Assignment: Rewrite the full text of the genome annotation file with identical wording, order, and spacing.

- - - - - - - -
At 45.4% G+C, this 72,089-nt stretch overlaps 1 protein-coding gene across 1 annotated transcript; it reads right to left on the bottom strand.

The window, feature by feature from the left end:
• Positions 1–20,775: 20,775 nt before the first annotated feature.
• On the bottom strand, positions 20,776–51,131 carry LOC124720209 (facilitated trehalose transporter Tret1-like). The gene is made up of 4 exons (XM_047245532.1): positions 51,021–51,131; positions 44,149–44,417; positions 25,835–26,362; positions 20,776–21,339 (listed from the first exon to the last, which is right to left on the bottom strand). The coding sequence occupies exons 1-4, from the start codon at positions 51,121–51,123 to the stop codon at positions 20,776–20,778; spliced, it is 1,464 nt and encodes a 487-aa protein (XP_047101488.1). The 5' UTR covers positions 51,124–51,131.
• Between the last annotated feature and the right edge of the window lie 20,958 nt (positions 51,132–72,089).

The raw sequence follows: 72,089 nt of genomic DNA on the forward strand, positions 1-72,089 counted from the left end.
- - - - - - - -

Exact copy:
At 45.4% G+C, this 72,089-nt stretch overlaps 1 protein-coding gene across 1 annotated transcript; it reads right to left on the bottom strand.

The window, feature by feature from the left end:
• Positions 1–20,775: 20,775 nt before the first annotated feature.
• On the bottom strand, positions 20,776–51,131 carry LOC124720209 (facilitated trehalose transporter Tret1-like). The gene is made up of 4 exons (XM_047245532.1): positions 51,021–51,131; positions 44,149–44,417; positions 25,835–26,362; positions 20,776–21,339 (listed from the first exon to the last, which is right to left on the bottom strand). The coding sequence occupies exons 1-4, from the start codon at positions 51,121–51,123 to the stop codon at positions 20,776–20,778; spliced, it is 1,464 nt and encodes a 487-aa protein (XP_047101488.1). The 5' UTR covers positions 51,124–51,131.
• Between the last annotated feature and the right edge of the window lie 20,958 nt (positions 51,132–72,089).

The raw sequence follows: 72,089 nt of genomic DNA on the forward strand, positions 1-72,089 counted from the left end.